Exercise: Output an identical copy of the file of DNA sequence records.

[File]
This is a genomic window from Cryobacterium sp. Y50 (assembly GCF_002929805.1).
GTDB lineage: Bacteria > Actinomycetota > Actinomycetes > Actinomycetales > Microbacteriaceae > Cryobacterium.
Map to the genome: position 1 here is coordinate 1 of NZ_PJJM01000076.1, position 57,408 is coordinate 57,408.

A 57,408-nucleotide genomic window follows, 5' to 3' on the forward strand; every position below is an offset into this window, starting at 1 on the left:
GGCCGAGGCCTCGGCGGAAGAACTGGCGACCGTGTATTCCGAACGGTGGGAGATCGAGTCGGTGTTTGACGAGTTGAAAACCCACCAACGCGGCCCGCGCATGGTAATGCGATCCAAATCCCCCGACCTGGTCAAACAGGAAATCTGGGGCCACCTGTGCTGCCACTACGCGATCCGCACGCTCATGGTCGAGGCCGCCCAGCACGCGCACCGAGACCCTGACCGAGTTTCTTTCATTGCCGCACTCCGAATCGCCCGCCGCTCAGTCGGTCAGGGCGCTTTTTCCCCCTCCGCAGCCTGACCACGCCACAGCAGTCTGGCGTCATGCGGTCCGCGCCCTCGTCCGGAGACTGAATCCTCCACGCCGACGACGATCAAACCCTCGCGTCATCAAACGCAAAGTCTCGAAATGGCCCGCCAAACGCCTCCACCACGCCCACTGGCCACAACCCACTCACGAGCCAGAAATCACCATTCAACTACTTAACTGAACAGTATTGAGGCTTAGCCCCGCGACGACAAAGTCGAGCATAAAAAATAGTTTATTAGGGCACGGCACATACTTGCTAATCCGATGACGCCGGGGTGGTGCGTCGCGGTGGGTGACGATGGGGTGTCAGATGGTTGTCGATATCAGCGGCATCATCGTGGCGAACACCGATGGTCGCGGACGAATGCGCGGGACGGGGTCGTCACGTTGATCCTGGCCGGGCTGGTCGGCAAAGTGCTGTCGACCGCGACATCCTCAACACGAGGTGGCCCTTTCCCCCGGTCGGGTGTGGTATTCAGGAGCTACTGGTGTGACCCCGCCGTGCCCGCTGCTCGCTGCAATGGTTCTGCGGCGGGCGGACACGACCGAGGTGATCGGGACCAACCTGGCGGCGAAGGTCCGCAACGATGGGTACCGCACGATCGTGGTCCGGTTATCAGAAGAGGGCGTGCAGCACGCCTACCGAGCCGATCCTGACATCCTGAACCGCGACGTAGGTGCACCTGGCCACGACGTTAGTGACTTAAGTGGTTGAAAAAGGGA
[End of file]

This is a genomic window from Cryobacterium sp. Y50 (assembly GCF_002929805.1).
GTDB lineage: Bacteria > Actinomycetota > Actinomycetes > Actinomycetales > Microbacteriaceae > Cryobacterium.
Map to the genome: position 1 here is coordinate 1 of NZ_PJJM01000076.1, position 57,408 is coordinate 57,408.

A 57,408-nucleotide genomic window follows, 5' to 3' on the forward strand; every position below is an offset into this window, starting at 1 on the left:
GGCCGAGGCCTCGGCGGAAGAACTGGCGACCGTGTATTCCGAACGGTGGGAGATCGAGTCGGTGTTTGACGAGTTGAAAACCCACCAACGCGGCCCGCGCATGGTAATGCGATCCAAATCCCCCGACCTGGTCAAACAGGAAATCTGGGGCCACCTGTGCTGCCACTACGCGATCCGCACGCTCATGGTCGAGGCCGCCCAGCACGCGCACCGAGACCCTGACCGAGTTTCTTTCATTGCCGCACTCCGAATCGCCCGCCGCTCAGTCGGTCAGGGCGCTTTTTCCCCCTCCGCAGCCTGACCACGCCACAGCAGTCTGGCGTCATGCGGTCCGCGCCCTCGTCCGGAGACTGAATCCTCCACGCCGACGACGATCAAACCCTCGCGTCATCAAACGCAAAGTCTCGAAATGGCCCGCCAAACGCCTCCACCACGCCCACTGGCCACAACCCACTCACGAGCCAGAAATCACCATTCAACTACTTAACTGAACAGTATTGAGGCTTAGCCCCGCGACGACAAAGTCGAGCATAAAAAATAGTTTATTAGGGCACGGCACATACTTGCTAATCCGATGACGCCGGGGTGGTGCGTCGCGGTGGGTGACGATGGGGTGTCAGATGGTTGTCGATATCAGCGGCATCATCGTGGCGAACACCGATGGTCGCGGACGAATGCGCGGGACGGGGTCGTCACGTTGATCCTGGCCGGGCTGGTCGGCAAAGTGCTGTCGACCGCGACATCCTCAACACGAGGTGGCCCTTTCCCCCGGTCGGGTGTGGTATTCAGGAGCTACTGGTGTGACCCCGCCGTGCCCGCTGCTCGCTGCAATGGTTCTGCGGCGGGCGGACACGACCGAGGTGATCGGGACCAACCTGGCGGCGAAGGTCCGCAACGATGGGTACCGCACGATCGTGGTCCGGTTATCAGAAGAGGGCGTGCAGCACGCCTACCGAGCCGATCCTGACATCCTGAACCGCGACGTAGGTGCACCTGGCCACGACGTTAGTGACTTAAGTGGTTGAAAAAGGGA